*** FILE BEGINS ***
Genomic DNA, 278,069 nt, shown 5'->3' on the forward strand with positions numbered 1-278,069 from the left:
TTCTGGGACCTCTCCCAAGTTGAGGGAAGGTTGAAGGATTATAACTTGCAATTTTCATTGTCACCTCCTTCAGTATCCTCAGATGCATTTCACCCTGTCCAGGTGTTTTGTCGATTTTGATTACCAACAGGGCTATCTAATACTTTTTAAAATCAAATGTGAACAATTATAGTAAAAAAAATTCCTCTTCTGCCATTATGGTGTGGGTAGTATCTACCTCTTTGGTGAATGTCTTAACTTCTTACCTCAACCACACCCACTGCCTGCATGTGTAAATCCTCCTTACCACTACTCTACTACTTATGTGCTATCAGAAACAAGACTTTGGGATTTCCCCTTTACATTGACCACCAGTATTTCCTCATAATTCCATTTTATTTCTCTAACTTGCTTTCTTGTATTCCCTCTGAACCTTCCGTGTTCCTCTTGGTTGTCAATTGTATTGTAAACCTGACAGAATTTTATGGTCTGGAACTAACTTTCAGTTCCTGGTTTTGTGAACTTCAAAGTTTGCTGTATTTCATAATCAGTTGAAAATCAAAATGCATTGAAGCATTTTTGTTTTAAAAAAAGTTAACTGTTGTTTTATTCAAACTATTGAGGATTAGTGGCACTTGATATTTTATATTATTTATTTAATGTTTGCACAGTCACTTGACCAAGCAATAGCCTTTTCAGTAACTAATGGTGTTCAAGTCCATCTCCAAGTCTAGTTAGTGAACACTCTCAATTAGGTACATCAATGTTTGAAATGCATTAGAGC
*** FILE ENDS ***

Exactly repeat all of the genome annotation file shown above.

Genomic DNA, 278,069 nt, shown 5'->3' on the forward strand with positions numbered 1-278,069 from the left:
TTCTGGGACCTCTCCCAAGTTGAGGGAAGGTTGAAGGATTATAACTTGCAATTTTCATTGTCACCTCCTTCAGTATCCTCAGATGCATTTCACCCTGTCCAGGTGTTTTGTCGATTTTGATTACCAACAGGGCTATCTAATACTTTTTAAAATCAAATGTGAACAATTATAGTAAAAAAAATTCCTCTTCTGCCATTATGGTGTGGGTAGTATCTACCTCTTTGGTGAATGTCTTAACTTCTTACCTCAACCACACCCACTGCCTGCATGTGTAAATCCTCCTTACCACTACTCTACTACTTATGTGCTATCAGAAACAAGACTTTGGGATTTCCCCTTTACATTGACCACCAGTATTTCCTCATAATTCCATTTTATTTCTCTAACTTGCTTTCTTGTATTCCCTCTGAACCTTCCGTGTTCCTCTTGGTTGTCAATTGTATTGTAAACCTGACAGAATTTTATGGTCTGGAACTAACTTTCAGTTCCTGGTTTTGTGAACTTCAAAGTTTGCTGTATTTCATAATCAGTTGAAAATCAAAATGCATTGAAGCATTTTTGTTTTAAAAAAAGTTAACTGTTGTTTTATTCAAACTATTGAGGATTAGTGGCACTTGATATTTTATATTATTTATTTAATGTTTGCACAGTCACTTGACCAAGCAATAGCCTTTTCAGTAACTAATGGTGTTCAAGTCCATCTCCAAGTCTAGTTAGTGAACACTCTCAATTAGGTACATCAATGTTTGAAATGCATTAGAGC